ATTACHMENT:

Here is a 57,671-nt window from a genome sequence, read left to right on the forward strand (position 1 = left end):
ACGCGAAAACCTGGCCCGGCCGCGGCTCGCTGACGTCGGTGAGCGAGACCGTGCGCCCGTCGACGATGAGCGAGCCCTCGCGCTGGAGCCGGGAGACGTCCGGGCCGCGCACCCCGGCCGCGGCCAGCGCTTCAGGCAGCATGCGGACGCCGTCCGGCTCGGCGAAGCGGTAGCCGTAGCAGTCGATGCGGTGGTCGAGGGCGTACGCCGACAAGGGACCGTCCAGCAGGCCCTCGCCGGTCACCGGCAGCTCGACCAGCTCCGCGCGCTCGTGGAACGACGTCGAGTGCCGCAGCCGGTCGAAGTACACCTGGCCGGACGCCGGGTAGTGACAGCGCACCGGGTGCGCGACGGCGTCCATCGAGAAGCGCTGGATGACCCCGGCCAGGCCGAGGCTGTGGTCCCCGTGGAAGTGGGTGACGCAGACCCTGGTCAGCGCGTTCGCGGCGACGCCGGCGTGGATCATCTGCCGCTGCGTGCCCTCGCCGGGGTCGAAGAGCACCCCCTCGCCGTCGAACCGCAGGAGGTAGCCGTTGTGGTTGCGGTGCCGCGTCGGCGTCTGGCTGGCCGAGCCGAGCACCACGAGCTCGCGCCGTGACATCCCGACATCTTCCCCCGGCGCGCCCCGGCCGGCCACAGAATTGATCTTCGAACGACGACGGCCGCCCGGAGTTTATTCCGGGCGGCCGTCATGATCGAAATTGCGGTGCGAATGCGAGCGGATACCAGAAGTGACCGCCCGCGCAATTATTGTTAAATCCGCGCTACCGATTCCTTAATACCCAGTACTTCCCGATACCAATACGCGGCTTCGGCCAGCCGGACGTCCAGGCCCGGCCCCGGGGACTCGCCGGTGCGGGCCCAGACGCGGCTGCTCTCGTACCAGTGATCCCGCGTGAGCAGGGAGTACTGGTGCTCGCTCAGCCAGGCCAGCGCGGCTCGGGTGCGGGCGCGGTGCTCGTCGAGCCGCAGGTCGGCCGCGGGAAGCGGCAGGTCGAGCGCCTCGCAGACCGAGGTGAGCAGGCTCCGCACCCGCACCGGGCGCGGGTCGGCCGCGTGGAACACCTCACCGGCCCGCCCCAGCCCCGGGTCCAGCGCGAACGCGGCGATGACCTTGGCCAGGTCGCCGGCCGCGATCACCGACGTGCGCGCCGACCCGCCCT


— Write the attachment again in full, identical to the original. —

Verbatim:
Here is a 57,671-nt window from a genome sequence, read left to right on the forward strand (position 1 = left end):
ACGCGAAAACCTGGCCCGGCCGCGGCTCGCTGACGTCGGTGAGCGAGACCGTGCGCCCGTCGACGATGAGCGAGCCCTCGCGCTGGAGCCGGGAGACGTCCGGGCCGCGCACCCCGGCCGCGGCCAGCGCTTCAGGCAGCATGCGGACGCCGTCCGGCTCGGCGAAGCGGTAGCCGTAGCAGTCGATGCGGTGGTCGAGGGCGTACGCCGACAAGGGACCGTCCAGCAGGCCCTCGCCGGTCACCGGCAGCTCGACCAGCTCCGCGCGCTCGTGGAACGACGTCGAGTGCCGCAGCCGGTCGAAGTACACCTGGCCGGACGCCGGGTAGTGACAGCGCACCGGGTGCGCGACGGCGTCCATCGAGAAGCGCTGGATGACCCCGGCCAGGCCGAGGCTGTGGTCCCCGTGGAAGTGGGTGACGCAGACCCTGGTCAGCGCGTTCGCGGCGACGCCGGCGTGGATCATCTGCCGCTGCGTGCCCTCGCCGGGGTCGAAGAGCACCCCCTCGCCGTCGAACCGCAGGAGGTAGCCGTTGTGGTTGCGGTGCCGCGTCGGCGTCTGGCTGGCCGAGCCGAGCACCACGAGCTCGCGCCGTGACATCCCGACATCTTCCCCCGGCGCGCCCCGGCCGGCCACAGAATTGATCTTCGAACGACGACGGCCGCCCGGAGTTTATTCCGGGCGGCCGTCATGATCGAAATTGCGGTGCGAATGCGAGCGGATACCAGAAGTGACCGCCCGCGCAATTATTGTTAAATCCGCGCTACCGATTCCTTAATACCCAGTACTTCCCGATACCAATACGCGGCTTCGGCCAGCCGGACGTCCAGGCCCGGCCCCGGGGACTCGCCGGTGCGGGCCCAGACGCGGCTGCTCTCGTACCAGTGATCCCGCGTGAGCAGGGAGTACTGGTGCTCGCTCAGCCAGGCCAGCGCGGCTCGGGTGCGGGCGCGGTGCTCGTCGAGCCGCAGGTCGGCCGCGGGAAGCGGCAGGTCGAGCGCCTCGCAGACCGAGGTGAGCAGGCTCCGCACCCGCACCGGGCGCGGGTCGGCCGCGTGGAACACCTCACCGGCCCGCCCCAGCCCCGGGTCCAGCGCGAACGCGGCGATGACCTTGGCCAGGTCGCCGGCCGCGATCACCGACGTGCGCGCCGACCCGCCCT